Dr. Joseph Sheehan’s iceberg analogy was recently featured on the Stuttering Foundation’s Facebook page with a massive response from the public. As I prepare to facilitate a weeklong intensive course for teenagers who stutter, it is timely to discuss the significant contribution of the stuttering iceberg. Sheehan’s main message was “Don’t avoid, don’t’ hide, don’t deny your stuttering."
Often under-acknowledged and under-used, partners and spouses of people who stutter play an important role in the “recovery process” of adults who stutter. Recently, I experienced this when my adult client, Joe brought his fiancée to a therapy session with him. It was courageous moment for Joe, to be able to show a different side of him to the person he was going to get married and openness to vulnerability that many would shy away from.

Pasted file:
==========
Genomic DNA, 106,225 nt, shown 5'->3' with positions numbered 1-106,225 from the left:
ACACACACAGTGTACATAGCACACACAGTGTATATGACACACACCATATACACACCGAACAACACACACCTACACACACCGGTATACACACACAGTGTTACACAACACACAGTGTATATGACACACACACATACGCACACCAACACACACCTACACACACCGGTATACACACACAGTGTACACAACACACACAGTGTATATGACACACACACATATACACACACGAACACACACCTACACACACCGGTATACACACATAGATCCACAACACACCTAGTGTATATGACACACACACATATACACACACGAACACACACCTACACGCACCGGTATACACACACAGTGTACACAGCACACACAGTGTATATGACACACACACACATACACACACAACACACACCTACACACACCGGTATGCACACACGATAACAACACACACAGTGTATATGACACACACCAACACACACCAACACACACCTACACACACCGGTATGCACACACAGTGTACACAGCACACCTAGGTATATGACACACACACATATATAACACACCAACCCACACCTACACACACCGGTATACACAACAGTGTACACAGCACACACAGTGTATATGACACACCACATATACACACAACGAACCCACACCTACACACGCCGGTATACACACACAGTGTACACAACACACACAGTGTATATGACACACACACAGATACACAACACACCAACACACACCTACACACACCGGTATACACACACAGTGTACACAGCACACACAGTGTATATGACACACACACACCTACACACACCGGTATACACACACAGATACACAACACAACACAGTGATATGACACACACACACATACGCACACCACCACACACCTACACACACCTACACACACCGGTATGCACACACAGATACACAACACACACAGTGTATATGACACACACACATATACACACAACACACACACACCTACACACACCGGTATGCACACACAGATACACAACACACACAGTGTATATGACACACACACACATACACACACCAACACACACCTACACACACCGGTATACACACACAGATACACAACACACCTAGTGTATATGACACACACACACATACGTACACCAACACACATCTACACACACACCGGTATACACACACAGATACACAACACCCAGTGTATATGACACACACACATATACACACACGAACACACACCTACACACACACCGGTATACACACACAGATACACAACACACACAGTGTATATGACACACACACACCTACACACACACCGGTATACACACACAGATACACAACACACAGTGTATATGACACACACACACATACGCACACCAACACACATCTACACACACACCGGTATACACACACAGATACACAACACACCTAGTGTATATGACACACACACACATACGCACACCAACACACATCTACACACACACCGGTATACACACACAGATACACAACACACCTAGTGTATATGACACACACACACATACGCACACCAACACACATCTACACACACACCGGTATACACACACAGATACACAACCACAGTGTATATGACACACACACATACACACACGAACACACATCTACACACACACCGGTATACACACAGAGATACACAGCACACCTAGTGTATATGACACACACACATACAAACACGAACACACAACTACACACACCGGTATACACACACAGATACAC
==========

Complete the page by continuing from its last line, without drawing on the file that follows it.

This year’s International Stuttering Awareness Day theme (People Who Stutter Supporting Each Other) inspired me to read numerous articles by those who stutter and to listen to some classic podcasts on StutterTalk which has lead to this post on how to pick a SLP who understands stuttering.
It’s been almost a month since Lazaro left American Idol, and since then I’ve met people (old and young) say “Oh you must work with people like that guy on Idol." The "Lazaro Effect" has truly taken a life of its own when recently an 8-year-old boy who stuttered said to me, “I haven’t met anyone else who stutters, but I have seen that guy on Idol." It was also positive to hear that having a stutter wasn’t a big deal for this child.